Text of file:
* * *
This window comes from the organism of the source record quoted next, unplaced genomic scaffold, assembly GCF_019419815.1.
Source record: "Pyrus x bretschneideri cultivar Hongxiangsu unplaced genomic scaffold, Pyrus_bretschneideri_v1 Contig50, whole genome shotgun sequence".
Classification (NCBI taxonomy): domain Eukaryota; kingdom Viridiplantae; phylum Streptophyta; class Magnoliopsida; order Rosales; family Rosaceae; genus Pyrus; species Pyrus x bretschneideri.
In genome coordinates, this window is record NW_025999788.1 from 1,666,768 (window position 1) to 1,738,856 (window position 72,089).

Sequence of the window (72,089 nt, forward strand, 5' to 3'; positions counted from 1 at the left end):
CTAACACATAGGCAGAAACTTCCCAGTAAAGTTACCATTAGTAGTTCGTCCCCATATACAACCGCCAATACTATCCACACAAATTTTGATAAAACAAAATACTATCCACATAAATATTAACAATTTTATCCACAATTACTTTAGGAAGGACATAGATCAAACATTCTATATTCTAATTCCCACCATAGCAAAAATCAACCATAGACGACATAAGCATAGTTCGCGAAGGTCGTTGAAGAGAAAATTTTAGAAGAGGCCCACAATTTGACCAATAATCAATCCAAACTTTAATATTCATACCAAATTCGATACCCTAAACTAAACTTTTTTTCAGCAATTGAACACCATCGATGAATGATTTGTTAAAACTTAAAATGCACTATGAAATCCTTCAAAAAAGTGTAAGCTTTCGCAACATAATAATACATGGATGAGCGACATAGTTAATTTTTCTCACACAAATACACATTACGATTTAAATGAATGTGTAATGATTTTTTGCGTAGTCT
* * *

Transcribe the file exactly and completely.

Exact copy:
This window comes from the organism of the source record quoted next, unplaced genomic scaffold, assembly GCF_019419815.1.
Source record: "Pyrus x bretschneideri cultivar Hongxiangsu unplaced genomic scaffold, Pyrus_bretschneideri_v1 Contig50, whole genome shotgun sequence".
Classification (NCBI taxonomy): domain Eukaryota; kingdom Viridiplantae; phylum Streptophyta; class Magnoliopsida; order Rosales; family Rosaceae; genus Pyrus; species Pyrus x bretschneideri.
In genome coordinates, this window is record NW_025999788.1 from 1,666,768 (window position 1) to 1,738,856 (window position 72,089).

Sequence of the window (72,089 nt, forward strand, 5' to 3'; positions counted from 1 at the left end):
CTAACACATAGGCAGAAACTTCCCAGTAAAGTTACCATTAGTAGTTCGTCCCCATATACAACCGCCAATACTATCCACACAAATTTTGATAAAACAAAATACTATCCACATAAATATTAACAATTTTATCCACAATTACTTTAGGAAGGACATAGATCAAACATTCTATATTCTAATTCCCACCATAGCAAAAATCAACCATAGACGACATAAGCATAGTTCGCGAAGGTCGTTGAAGAGAAAATTTTAGAAGAGGCCCACAATTTGACCAATAATCAATCCAAACTTTAATATTCATACCAAATTCGATACCCTAAACTAAACTTTTTTTCAGCAATTGAACACCATCGATGAATGATTTGTTAAAACTTAAAATGCACTATGAAATCCTTCAAAAAAGTGTAAGCTTTCGCAACATAATAATACATGGATGAGCGACATAGTTAATTTTTCTCACACAAATACACATTACGATTTAAATGAATGTGTAATGATTTTTTGCGTAGTCT